The difference between uninsured motorist property damage and collision insurance is that uninsured motorist property damage only covers vehicle repairs if you are hit by an uninsured driver. Collision insurance can be used to repair or replace your vehicle after an accident, regardless of who was at fault.
UMPD coverage also helps to repair other property you own like mailboxes or fences. Collision insurance only covers damage to your car.
Uninsured Motorist Property Damage vs. Collision Insurance
Car damage when the policyholder is at fault
Car damage when an uninsured driver is at fault
Damage to other property when an uninsured driver is at fault
UMPD is required in six states and the District of Columbia, and it is available for purchase in 18 other states including California and Texas. Collision insurance is available nationwide.
It is better to have collision insurance because it applies in more situations than uninsured motorist coverage. Collision insurance can be used to repair or replace the policyholder’s vehicle after any accident, regardless of fault, while uninsured motorist insurance only applies if an uninsured driver was at fault. But unlike collision insurance, uninsured motorist coverage can be used to cover a policyholder’s medical expenses, so it’s still a worthwhile investment even if you already have collision coverage.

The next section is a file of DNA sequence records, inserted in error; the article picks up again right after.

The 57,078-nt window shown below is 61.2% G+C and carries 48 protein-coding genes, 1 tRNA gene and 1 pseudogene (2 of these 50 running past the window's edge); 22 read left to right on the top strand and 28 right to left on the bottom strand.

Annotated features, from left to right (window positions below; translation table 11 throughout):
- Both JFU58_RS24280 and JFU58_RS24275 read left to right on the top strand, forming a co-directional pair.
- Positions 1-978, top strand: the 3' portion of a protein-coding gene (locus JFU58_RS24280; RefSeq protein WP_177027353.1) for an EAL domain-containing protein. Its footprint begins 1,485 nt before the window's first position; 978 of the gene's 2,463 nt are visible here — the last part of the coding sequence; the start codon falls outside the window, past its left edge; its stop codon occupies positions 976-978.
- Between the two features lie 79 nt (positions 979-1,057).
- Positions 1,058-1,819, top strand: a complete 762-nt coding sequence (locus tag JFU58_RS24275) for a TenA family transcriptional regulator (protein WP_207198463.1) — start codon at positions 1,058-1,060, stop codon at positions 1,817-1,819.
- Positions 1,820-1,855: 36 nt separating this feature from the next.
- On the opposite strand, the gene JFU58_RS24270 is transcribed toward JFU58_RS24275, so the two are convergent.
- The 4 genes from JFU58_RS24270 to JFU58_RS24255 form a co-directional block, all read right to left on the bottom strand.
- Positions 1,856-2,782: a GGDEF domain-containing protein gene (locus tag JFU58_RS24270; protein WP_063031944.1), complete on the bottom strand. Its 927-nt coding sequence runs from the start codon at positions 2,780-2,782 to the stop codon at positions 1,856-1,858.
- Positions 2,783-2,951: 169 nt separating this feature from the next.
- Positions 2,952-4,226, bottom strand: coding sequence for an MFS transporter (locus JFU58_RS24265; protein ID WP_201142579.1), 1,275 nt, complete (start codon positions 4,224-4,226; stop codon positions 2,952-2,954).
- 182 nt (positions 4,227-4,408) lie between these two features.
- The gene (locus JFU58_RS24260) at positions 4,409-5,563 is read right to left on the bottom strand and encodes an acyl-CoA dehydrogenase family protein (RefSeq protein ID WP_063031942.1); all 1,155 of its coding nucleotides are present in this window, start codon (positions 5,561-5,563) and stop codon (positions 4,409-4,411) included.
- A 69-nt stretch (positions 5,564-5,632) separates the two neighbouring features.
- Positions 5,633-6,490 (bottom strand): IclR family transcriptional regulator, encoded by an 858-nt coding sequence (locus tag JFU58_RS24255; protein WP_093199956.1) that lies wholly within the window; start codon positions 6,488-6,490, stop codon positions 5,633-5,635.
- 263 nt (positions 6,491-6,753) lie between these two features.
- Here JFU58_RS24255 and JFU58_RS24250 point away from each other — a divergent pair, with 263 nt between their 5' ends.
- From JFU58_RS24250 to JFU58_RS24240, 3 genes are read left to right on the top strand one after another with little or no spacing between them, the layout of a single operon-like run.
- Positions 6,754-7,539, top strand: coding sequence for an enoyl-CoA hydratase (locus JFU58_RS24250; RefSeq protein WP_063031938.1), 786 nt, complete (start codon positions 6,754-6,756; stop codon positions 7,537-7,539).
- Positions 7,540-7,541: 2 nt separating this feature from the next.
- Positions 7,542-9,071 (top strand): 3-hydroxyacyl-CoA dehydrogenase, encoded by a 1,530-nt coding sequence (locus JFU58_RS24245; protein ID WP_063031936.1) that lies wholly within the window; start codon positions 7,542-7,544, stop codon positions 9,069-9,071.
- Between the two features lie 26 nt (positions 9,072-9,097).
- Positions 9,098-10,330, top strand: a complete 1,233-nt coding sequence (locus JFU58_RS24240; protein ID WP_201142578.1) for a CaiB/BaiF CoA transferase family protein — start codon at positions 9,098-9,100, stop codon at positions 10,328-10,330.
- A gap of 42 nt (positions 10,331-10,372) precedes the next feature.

Uninsured motorist property damage insurance covers the cost to repair or replace the policyholder’s vehicle or other property if it is damaged in an accident caused by an uninsured or underinsured driver. Six states and Washington, D.C., require uninsured motorist property damage insurance, and it’s optional in others.
Uninsured motorist property damage (UMPD) coverage is meant to replace the property damage liability insurance that an uninsured driver should have purchased. As a result, drivers generally buy...
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